Department of Energy Argonne National Laboratory Office of Science NEWTON's Homepage NEWTON's Homepage
NEWTON, Ask A Scientist!
NEWTON Home Page NEWTON Teachers Visit Our Archives Ask A Question How To Ask A Question Question of the Week Our Expert Scientists Volunteer at NEWTON! Frequently Asked Questions Referencing NEWTON About NEWTON About Ask A Scientist Education At Argonne Momentum, Particle-Antiparticle Collisions
Name: Margaret
Status: student
Age: N/A
Location: N/A
Country: N/A
Date: N/A


Question:
This is about particle-antiparticle annihilation. What is seen in a frame of reference in which the total momentum of the annihilating pair is not zero? (e.g. moving e+ hits stationary e- in the lab frame). Can the 2 gammas still be the same frequency but not in opposite directions? Or will there be two unequal gammas? If so will they be in opposite directions? Hope this is intelligible.



Replies:
Dear Margaret,

Yes, if the total momentum of the annihilating pair is not zero, in general the momenta of the two gammas will be different. That means, of course, that the two gammas will in general have different frequencies.

Overall momentum (and energy) is, of course, always conserved (unchanged).

Best, Dick Plano, Professor of Physics emeritus, Rutgers University


Margaret,

Photons of light have both energy and momentum. The directions and wavelengths will be such that both momentum and energy balance. Remember that energy includes mass energy (mc^2). One way to find the values is to adjust the reference frame with relativity so that total momentum equals zero. Determine the resulting photons, and then shift back to the original reference frame.

Dr. Ken Mellendorf
Math/Science/Engineering
Illinois Central College


Momentum will be conserved in the annihilation. In other words, in any inertial reference frame from which you observe the interaction, the total momentum of the photons after the annihilation will be equal to the total momentum of the electron and positron before the annihilation.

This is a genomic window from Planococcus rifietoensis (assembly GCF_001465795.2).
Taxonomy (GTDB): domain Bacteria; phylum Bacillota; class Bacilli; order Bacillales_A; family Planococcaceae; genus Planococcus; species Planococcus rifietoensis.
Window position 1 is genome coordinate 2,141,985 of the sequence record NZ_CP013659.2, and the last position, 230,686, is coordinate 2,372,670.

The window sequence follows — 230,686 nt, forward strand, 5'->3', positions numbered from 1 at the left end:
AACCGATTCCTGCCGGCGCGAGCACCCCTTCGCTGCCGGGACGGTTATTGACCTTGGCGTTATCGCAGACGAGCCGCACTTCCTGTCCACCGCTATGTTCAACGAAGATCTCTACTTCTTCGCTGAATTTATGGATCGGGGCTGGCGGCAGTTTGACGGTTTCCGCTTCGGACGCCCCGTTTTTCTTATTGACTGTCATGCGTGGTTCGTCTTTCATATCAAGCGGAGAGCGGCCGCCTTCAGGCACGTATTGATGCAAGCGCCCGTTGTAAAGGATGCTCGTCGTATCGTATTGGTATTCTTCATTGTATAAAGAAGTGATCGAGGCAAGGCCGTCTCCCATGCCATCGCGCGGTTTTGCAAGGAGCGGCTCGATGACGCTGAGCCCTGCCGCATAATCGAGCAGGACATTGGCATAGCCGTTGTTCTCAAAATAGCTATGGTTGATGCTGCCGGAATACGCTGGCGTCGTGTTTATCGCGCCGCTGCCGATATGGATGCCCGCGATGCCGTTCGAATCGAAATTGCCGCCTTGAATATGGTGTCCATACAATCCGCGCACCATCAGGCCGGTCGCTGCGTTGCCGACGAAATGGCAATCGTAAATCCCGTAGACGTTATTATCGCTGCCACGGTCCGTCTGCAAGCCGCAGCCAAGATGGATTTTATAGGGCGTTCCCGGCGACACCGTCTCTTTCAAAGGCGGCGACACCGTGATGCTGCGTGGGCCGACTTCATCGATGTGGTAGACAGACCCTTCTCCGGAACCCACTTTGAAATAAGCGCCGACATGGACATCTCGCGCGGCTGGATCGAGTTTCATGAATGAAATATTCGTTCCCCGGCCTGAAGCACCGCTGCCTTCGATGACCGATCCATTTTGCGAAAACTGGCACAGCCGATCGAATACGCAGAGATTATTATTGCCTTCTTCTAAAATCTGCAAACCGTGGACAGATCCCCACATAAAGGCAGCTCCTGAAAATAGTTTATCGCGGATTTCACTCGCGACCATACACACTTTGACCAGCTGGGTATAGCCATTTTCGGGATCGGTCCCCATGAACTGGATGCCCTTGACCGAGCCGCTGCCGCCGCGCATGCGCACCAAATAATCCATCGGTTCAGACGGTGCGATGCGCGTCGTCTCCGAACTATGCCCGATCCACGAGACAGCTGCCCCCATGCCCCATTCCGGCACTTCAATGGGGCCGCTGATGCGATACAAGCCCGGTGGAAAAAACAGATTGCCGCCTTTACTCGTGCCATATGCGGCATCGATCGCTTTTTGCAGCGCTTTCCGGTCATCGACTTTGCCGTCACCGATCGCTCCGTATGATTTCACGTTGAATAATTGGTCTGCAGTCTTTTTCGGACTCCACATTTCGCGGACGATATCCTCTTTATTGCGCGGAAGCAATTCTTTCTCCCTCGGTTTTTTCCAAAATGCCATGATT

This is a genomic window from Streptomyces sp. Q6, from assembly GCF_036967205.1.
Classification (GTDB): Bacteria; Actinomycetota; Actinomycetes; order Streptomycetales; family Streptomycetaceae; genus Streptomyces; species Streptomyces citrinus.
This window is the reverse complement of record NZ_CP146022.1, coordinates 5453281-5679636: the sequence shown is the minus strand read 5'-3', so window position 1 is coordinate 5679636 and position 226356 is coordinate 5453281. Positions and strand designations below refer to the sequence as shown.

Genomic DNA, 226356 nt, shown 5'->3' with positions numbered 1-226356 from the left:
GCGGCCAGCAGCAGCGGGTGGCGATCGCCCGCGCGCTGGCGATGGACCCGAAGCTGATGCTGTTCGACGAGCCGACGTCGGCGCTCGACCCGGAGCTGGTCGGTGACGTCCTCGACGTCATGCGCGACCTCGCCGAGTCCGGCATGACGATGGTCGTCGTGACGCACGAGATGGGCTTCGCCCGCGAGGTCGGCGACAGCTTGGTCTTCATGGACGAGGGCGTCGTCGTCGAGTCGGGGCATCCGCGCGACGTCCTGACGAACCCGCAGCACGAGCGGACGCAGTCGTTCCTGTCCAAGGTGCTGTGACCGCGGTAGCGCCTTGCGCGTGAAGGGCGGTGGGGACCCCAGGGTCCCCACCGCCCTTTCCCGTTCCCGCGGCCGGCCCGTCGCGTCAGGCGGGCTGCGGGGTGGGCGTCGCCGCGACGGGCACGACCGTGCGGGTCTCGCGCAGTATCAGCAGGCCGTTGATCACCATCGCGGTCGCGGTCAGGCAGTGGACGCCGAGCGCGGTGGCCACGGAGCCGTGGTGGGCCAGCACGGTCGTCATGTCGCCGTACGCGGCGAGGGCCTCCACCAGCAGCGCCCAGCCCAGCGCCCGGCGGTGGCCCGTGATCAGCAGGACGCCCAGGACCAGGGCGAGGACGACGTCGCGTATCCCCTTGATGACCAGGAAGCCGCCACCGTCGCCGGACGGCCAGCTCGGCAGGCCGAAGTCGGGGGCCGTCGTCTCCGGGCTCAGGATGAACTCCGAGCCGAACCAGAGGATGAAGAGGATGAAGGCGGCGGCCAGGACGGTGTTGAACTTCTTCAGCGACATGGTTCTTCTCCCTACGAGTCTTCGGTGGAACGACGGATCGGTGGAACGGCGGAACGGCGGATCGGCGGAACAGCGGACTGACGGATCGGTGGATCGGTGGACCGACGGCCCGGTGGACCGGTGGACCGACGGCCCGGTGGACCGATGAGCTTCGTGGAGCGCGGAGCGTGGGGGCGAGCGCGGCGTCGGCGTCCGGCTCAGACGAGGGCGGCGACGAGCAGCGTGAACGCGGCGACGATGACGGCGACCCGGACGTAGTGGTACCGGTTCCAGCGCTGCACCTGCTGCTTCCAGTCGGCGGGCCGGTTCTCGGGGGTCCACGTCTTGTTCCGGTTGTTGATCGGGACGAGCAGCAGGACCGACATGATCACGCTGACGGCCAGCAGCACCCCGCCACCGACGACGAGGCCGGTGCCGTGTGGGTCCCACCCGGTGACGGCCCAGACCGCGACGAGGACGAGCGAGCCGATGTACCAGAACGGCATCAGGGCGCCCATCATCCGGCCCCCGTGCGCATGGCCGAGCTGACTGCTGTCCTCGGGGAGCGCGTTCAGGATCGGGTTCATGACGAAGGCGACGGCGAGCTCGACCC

If you look at the interaction in the center-of-mass reference frame, the total momentum is zero throughout: the electron and positron have opposite velocities (equal speed but opposite direction), and the produced photons have equal frequencies and move in opposite directions.

You are correct to suppose that things are different in another reference frame. If the electron and positron do not have exactly opposite velocities, the net momentum of the system will not be zero. The photons produced will preserve this non-zero net momentum. For this to happen, they must have different frequencies, they must move in directions that are not exactly opposite to each other, or both. The restrictions on the system are:

1. The total momentum of the two photons after the annihilation equals the total momentum of the electron + positron after the annihilation.

2. The total energy of the two photons after the annihilation equals the total energy (rest energy + kinetic energy) of the electron + positron.

3. The photons both move at the speed of light.

Richard Barrans, Ph.D., M.Ed.



Click here to return to the Physics Archives

NEWTON is an electronic community for Science, Math, and Computer Science K-12 Educators, sponsored and operated by Argonne National Laboratory's Educational Programs, Andrew Skipor, Ph.D., Head of Educational Programs.

For assistance with NEWTON contact a System Operator (help@newton.dep.anl.gov), or at Argonne's Educational Programs

NEWTON AND ASK A SCIENTIST
Educational Programs
Building 360
9700 S. Cass Ave.
Argonne, Illinois
60439-4845, USA
Update: June 2012
Weclome To Newton

Argonne National Laboratory